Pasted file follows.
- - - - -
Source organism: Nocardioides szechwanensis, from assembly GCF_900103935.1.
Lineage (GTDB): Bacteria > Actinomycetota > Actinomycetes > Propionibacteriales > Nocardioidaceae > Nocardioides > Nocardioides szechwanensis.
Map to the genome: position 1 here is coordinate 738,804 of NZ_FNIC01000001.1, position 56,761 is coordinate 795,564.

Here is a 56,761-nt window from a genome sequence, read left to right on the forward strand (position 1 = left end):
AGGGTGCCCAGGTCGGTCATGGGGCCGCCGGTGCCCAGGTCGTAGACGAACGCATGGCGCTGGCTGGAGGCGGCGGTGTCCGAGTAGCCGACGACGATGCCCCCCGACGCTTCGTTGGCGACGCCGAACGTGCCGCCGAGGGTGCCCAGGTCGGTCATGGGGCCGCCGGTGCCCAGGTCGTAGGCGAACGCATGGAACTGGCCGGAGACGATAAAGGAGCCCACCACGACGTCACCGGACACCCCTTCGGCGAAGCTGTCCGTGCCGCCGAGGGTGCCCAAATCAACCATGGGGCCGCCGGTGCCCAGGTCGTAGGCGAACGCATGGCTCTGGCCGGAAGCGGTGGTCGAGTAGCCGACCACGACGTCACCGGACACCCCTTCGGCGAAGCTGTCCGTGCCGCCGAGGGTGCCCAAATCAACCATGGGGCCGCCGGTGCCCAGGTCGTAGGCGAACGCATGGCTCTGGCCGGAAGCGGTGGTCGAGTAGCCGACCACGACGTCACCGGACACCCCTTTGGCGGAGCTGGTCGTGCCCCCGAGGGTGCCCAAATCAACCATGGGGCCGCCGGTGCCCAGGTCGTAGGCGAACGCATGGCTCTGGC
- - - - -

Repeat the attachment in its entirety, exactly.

Source organism: Nocardioides szechwanensis, from assembly GCF_900103935.1.
Lineage (GTDB): Bacteria > Actinomycetota > Actinomycetes > Propionibacteriales > Nocardioidaceae > Nocardioides > Nocardioides szechwanensis.
Map to the genome: position 1 here is coordinate 738,804 of NZ_FNIC01000001.1, position 56,761 is coordinate 795,564.

Here is a 56,761-nt window from a genome sequence, read left to right on the forward strand (position 1 = left end):
AGGGTGCCCAGGTCGGTCATGGGGCCGCCGGTGCCCAGGTCGTAGACGAACGCATGGCGCTGGCTGGAGGCGGCGGTGTCCGAGTAGCCGACGACGATGCCCCCCGACGCTTCGTTGGCGACGCCGAACGTGCCGCCGAGGGTGCCCAGGTCGGTCATGGGGCCGCCGGTGCCCAGGTCGTAGGCGAACGCATGGAACTGGCCGGAGACGATAAAGGAGCCCACCACGACGTCACCGGACACCCCTTCGGCGAAGCTGTCCGTGCCGCCGAGGGTGCCCAAATCAACCATGGGGCCGCCGGTGCCCAGGTCGTAGGCGAACGCATGGCTCTGGCCGGAAGCGGTGGTCGAGTAGCCGACCACGACGTCACCGGACACCCCTTCGGCGAAGCTGTCCGTGCCGCCGAGGGTGCCCAAATCAACCATGGGGCCGCCGGTGCCCAGGTCGTAGGCGAACGCATGGCTCTGGCCGGAAGCGGTGGTCGAGTAGCCGACCACGACGTCACCGGACACCCCTTTGGCGGAGCTGGTCGTGCCCCCGAGGGTGCCCAAATCAACCATGGGGCCGCCGGTGCCCAGGTCGTAGGCGAACGCATGGCTCTGGC